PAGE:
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Old Mar 13, 2013, 12:44 PM   #26
Daalseth
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Originally Posted by JohnDoe98 View Post
Your wording is a little ambiguous here. If you bought a Roger's locked phone at Apple, the lock might not be implemented until Roger signs it up for service. But if you buy a factory unlocked phone from Apple, then no it's not true that Rogers will lock it. That would be illegal.
Sorry not to be clear. I was telling him that it would be an unlocked phone and he said that Rogers had to lock it to use their system. Illegal? Quite possibly, but as said before, Rogers is evil.
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Old Mar 13, 2013, 12:46 PM   #27
tongxinshe
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Originally Posted by ghostface147 View Post
Sure, just pay full price for it. Not willing to do that? Too bad. That's on you.
Then give me a cheaper monthly usage charge when I donít get AT&Tís subsidy and still sign a two-year subscription contract.
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Old Mar 13, 2013, 12:54 PM   #28
gnasher729
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Originally Posted by nazaar View Post
This just seems like a no brainer... I understand why a phone is locked if you buy it under contract. When that contract is done or you buy out of it the phone is fully yours, of course it should be unlocked!
Actually... The only reason why it should be locked is to make sure you pay the money that you owe (otherwise lots of people get a free iPhone with a 24 month contract, stop paying after three months, and then the carrier would have to sue, send bailiffs and so on which is just a lot of trouble). Apart from that there is no reason why you shouldn't be able to unlock the phone. If you buy an AT&T phone, pay them for 24 months, and after 3 months you decide to switch to Verizon and pay them as well, that's your business.


Quote:
Originally Posted by swarmster View Post
Sorry, but you've been misled. A subsidy is in no way a loan. Also, if you look at your bill and contract, there is no line item for any form of 'subsidy payback', only the rate you pay for service and various taxes.
A subsidy is not a loan. However, what the carriers call a "subsidy" isn't a subsidy. It is a loan.


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Originally Posted by newdeal View Post
I think it should be illegal for carriers to lock phones at all. Once they have you locked into a contract that should be good enough, I have agreed to pay you your money to pay off the subsidy, why should I have to agree to anything beyond that such as not using it on another carrier if I chose to.
That makes sense with your normal average law-abiding citizen. But plenty of crooks would sign on for dozens of iPhone contracts under different names, make one payment, then sell the phone to China.

Last edited by gnasher729; Mar 13, 2013 at 01:02 PM.
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Old Mar 13, 2013, 01:09 PM   #29
Thunderhawks
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Originally Posted by mattopotamus View Post
Doesn't att unlock your phone if you paid full retail price?
And, they unlock it when you are out of contract.
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Old Mar 13, 2013, 01:28 PM   #30
swarmster
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Quote:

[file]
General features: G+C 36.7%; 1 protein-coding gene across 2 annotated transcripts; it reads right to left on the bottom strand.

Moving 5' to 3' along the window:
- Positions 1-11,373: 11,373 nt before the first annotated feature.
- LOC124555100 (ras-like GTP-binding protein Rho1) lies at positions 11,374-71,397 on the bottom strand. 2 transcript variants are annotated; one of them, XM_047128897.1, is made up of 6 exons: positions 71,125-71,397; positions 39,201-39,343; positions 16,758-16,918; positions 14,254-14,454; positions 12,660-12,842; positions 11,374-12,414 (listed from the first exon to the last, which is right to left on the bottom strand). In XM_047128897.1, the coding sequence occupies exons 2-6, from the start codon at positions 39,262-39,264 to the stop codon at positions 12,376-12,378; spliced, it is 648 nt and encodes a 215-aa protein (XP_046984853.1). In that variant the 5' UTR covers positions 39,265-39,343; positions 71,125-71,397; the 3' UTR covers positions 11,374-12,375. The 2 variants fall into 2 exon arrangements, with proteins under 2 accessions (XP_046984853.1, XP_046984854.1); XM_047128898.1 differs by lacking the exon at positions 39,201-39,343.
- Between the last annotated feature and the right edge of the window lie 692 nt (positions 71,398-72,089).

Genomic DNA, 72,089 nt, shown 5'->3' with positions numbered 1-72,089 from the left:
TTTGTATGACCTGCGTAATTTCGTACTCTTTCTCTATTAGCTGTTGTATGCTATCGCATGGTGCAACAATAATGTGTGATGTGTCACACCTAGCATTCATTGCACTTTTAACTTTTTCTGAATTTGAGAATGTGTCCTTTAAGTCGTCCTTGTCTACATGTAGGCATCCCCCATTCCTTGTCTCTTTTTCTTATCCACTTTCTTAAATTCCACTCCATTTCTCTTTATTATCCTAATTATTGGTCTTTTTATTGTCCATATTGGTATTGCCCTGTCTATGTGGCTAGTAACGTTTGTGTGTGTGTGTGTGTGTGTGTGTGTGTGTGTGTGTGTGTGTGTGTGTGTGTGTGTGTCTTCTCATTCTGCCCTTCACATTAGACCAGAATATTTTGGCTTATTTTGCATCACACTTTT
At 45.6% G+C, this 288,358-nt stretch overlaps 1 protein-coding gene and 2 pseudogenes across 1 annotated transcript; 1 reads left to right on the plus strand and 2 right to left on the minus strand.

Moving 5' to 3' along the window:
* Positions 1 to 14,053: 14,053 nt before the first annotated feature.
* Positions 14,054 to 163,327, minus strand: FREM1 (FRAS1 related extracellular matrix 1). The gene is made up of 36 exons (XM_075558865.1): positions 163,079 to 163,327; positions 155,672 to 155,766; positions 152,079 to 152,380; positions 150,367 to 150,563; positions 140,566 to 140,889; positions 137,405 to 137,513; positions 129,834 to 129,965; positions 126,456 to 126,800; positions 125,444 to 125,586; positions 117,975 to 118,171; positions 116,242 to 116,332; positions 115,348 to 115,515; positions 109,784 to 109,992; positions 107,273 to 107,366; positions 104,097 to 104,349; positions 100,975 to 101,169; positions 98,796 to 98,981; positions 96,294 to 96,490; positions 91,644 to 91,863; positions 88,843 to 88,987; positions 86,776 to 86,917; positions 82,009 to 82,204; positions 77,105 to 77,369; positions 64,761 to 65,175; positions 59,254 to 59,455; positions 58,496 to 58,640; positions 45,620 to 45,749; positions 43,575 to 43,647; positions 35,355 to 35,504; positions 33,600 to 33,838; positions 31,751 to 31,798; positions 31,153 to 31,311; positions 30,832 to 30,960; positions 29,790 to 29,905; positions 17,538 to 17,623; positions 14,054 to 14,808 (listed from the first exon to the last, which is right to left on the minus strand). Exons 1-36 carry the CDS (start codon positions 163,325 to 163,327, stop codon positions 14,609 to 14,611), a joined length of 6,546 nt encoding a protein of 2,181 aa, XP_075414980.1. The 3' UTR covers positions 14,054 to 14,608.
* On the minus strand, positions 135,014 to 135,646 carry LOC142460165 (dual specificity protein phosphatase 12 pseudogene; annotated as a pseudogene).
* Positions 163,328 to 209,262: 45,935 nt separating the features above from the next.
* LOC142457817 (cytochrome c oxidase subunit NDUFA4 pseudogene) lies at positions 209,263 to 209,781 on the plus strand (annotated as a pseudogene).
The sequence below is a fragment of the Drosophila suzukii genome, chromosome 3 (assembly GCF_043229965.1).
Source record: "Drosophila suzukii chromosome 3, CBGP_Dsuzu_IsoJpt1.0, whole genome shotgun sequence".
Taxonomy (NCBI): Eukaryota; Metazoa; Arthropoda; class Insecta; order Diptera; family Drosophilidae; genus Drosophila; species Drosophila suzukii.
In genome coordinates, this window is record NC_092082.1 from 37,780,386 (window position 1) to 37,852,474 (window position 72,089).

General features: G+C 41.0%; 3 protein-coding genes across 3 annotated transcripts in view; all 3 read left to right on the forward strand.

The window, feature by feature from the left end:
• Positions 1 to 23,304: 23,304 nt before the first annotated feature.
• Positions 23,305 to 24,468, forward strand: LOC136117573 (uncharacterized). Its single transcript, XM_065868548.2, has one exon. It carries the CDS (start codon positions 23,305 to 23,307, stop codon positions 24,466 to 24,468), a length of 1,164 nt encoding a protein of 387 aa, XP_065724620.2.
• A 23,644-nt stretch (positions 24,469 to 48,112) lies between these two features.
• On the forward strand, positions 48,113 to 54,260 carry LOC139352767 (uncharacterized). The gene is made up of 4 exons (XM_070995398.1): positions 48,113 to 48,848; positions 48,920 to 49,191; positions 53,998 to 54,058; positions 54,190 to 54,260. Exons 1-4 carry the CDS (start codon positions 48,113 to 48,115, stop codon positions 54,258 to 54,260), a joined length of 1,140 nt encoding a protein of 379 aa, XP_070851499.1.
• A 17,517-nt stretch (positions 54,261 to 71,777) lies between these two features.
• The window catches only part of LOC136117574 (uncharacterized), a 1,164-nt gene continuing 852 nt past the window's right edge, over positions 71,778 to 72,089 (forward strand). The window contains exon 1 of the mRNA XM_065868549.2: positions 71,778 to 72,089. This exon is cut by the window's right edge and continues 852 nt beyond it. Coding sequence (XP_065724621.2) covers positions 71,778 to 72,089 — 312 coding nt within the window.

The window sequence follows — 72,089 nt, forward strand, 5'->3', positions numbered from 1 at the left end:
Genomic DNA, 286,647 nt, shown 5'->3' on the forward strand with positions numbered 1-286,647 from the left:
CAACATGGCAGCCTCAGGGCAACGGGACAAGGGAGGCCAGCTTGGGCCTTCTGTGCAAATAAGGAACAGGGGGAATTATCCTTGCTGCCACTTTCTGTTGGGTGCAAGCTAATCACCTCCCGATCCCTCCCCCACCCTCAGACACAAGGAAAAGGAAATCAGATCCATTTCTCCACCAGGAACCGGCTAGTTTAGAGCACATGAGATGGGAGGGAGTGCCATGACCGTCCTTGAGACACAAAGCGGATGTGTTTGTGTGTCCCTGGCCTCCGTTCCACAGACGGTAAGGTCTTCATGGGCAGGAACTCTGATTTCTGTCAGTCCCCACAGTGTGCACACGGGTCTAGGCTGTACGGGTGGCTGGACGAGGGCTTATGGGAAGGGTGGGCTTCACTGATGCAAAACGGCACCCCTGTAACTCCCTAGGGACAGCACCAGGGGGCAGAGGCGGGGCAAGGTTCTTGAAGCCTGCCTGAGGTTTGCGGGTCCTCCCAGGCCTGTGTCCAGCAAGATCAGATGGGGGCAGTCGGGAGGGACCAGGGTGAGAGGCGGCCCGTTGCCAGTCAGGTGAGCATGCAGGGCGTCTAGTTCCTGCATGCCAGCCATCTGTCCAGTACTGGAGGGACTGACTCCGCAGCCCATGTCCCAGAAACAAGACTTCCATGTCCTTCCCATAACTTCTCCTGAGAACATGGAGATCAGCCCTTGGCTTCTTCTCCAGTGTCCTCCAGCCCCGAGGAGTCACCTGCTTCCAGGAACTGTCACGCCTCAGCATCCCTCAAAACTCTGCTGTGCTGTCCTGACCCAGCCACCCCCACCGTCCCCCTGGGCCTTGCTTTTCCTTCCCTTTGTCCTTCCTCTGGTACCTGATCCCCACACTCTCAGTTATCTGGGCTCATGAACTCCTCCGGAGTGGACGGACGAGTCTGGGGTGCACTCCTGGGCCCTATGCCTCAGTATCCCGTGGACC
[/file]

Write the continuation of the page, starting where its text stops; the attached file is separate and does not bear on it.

Originally Posted by gnasher729 View Post
A subsidy is not a loan. However, what the carriers call a "subsidy" isn't a subsidy. It is a loan.
Well, if you really want to get into it, the carriers rarely make official reference to any kind of "subsidy", outside perhaps passing reference to "benefits...which may include...a subsidized wireless device" (in AT&T's case). And the discounted pricing you typically receive in exchange for signing a contract does qualify as a subsidy, or "financial assistance given by one person or government to another".

But that's all it is. "Discounted pricing". AT&T stores (and often other retailers) offer you a good deal on a phone if you sign a contract of a certain type and length. It's totally outside your contract and is in no way a loan.
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Old Mar 13, 2013, 01:44 PM   #31
JohnDoe98
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Originally Posted by gnasher729 View Post
That makes sense with your normal average law-abiding citizen. But plenty of crooks would sign on for dozens of iPhone contracts under different names, make one payment, then sell the phone to China.
Then make the sign up process more rigorous. Ask for the SSN or Driver license number, not merely a credit card.
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Old Mar 13, 2013, 01:55 PM   #32
kerryb
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Samsung ads?

Is it just me or Samsungs ads getting more annoying these days or am I not in the desired age demographic. That annoying kid with the glass scolding his father in the forest for picking up a poisonous weed while his equally nerdy friend uses his phone like they were on a science expedition to an alien planet.
Those Unicorn Evil or something with all the hipsters launching the next great video game as if we were watching the birth of Facebook again... I could care what phone people buy but please stop with these horrendous ads.
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Old Mar 13, 2013, 02:08 PM   #33
i-John
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Quote:
Originally Posted by calisurfboy View Post
When I pick up a phone that is locked, it comes at a discounted rate. I am explained that the phone company gives me a two year loan and that over the course of my two year contract, I pay back that loan. After those two years are up, does my bill go down because I am done paying off the loan, which is the phone, and left only paying for service?